Glossary of Terms
Like any industry, ours uses a variety of terms. If you want to find out what they mean, you are in the right place! Simply click on a letter to see its list of terms. If the term you are looking for isn't listed in our glossary feel free to contact us so that we may help you as well as add it to our list.
In typography, the x-height or corpus size refers to the height of the lowercase letters in a font. Typically, this is the height of the letter x in the font (which is where the terminology came from), as well as the a, c, e, m, n, o, r, s, u, v, w, and z. However, in modern typography, the x-height is simply a design characteristic of the font, and while an x is usually exactly one x-height in height, this is not always the case.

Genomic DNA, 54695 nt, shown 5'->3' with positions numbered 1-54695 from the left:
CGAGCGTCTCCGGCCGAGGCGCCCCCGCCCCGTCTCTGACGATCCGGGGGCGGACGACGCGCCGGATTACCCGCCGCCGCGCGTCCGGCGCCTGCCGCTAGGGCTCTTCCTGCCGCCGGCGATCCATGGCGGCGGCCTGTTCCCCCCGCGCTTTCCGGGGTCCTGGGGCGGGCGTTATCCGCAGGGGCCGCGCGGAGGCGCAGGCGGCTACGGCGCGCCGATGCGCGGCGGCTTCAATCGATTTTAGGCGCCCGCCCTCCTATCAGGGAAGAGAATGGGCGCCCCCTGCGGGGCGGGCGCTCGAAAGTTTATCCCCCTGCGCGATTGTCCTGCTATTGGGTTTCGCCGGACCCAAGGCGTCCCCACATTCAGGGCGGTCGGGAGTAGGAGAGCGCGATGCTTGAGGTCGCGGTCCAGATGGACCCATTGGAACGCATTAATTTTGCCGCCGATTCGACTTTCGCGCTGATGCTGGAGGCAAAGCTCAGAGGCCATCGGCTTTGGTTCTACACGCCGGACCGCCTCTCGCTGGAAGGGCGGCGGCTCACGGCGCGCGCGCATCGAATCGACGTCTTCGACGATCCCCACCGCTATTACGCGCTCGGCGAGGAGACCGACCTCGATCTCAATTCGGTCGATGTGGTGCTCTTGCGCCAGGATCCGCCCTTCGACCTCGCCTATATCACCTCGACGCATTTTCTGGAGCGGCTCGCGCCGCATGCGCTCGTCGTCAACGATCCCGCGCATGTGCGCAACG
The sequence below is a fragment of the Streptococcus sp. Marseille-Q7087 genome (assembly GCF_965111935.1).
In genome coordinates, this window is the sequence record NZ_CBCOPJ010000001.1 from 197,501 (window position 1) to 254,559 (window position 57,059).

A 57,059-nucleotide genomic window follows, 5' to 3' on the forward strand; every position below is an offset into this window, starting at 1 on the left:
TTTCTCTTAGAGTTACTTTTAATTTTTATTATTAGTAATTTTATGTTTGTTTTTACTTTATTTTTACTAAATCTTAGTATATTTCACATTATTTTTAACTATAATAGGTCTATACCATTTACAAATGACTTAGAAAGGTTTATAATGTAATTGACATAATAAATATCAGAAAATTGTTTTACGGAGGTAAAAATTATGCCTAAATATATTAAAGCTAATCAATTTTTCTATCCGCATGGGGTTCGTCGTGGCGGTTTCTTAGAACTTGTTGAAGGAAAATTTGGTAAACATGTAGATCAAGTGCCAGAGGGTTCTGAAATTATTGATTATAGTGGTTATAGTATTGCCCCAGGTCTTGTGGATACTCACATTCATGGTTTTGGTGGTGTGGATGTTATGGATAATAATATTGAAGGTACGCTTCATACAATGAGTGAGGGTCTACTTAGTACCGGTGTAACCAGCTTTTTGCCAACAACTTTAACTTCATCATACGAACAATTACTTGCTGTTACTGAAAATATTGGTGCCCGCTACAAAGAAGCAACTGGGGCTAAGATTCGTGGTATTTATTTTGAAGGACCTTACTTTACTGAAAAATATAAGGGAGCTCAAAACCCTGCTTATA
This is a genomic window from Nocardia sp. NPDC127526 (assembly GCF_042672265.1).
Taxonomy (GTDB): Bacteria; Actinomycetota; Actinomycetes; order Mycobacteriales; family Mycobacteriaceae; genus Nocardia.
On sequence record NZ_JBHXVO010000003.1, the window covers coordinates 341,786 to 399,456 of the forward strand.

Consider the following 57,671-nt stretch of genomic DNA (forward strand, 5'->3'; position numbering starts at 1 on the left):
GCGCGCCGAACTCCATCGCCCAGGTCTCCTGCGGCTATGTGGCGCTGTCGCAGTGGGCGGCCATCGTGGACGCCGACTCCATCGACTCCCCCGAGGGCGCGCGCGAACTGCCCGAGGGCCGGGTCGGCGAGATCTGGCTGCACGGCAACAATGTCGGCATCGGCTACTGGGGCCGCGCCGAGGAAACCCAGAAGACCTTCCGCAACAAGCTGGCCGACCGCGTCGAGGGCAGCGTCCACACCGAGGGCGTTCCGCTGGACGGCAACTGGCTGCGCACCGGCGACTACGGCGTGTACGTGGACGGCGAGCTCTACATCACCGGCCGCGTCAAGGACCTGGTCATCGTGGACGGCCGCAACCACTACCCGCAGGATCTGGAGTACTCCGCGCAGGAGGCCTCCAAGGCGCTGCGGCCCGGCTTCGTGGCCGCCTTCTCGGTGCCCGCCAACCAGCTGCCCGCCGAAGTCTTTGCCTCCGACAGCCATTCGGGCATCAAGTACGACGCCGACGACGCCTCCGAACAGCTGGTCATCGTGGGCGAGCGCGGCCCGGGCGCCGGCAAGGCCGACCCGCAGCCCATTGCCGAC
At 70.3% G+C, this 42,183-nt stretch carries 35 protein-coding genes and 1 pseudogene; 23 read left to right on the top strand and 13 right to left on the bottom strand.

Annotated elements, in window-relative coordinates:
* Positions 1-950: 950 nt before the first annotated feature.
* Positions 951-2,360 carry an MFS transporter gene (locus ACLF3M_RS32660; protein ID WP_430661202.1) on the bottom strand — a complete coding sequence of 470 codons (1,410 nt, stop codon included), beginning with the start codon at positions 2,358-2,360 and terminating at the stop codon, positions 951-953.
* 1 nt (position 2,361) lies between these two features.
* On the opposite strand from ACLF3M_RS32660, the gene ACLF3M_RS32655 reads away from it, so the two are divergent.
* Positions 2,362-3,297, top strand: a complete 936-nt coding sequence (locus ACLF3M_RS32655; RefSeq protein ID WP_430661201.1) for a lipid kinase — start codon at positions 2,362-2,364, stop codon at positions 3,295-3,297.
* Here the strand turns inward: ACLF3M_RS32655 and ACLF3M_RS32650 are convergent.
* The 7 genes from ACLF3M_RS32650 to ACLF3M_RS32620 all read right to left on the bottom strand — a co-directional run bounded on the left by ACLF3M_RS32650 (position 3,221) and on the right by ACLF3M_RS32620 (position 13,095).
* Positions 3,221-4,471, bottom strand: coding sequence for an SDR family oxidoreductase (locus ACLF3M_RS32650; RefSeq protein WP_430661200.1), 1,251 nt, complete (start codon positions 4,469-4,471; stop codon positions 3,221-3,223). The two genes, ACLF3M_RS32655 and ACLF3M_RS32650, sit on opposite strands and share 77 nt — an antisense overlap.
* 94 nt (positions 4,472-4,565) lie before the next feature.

Letters whose height is greater than the x-height either have descenders which extend below the base line, such as y, g, q, and p, or have ascenders which extend above the x-height, such as l, k, b, and d. The ratio of the x-height to the body height is one of the major characteristics that defines the appearance of a font.
The x-height of a given font is called one ex in that font, similarly to the way the width of the uppercase M is called one em.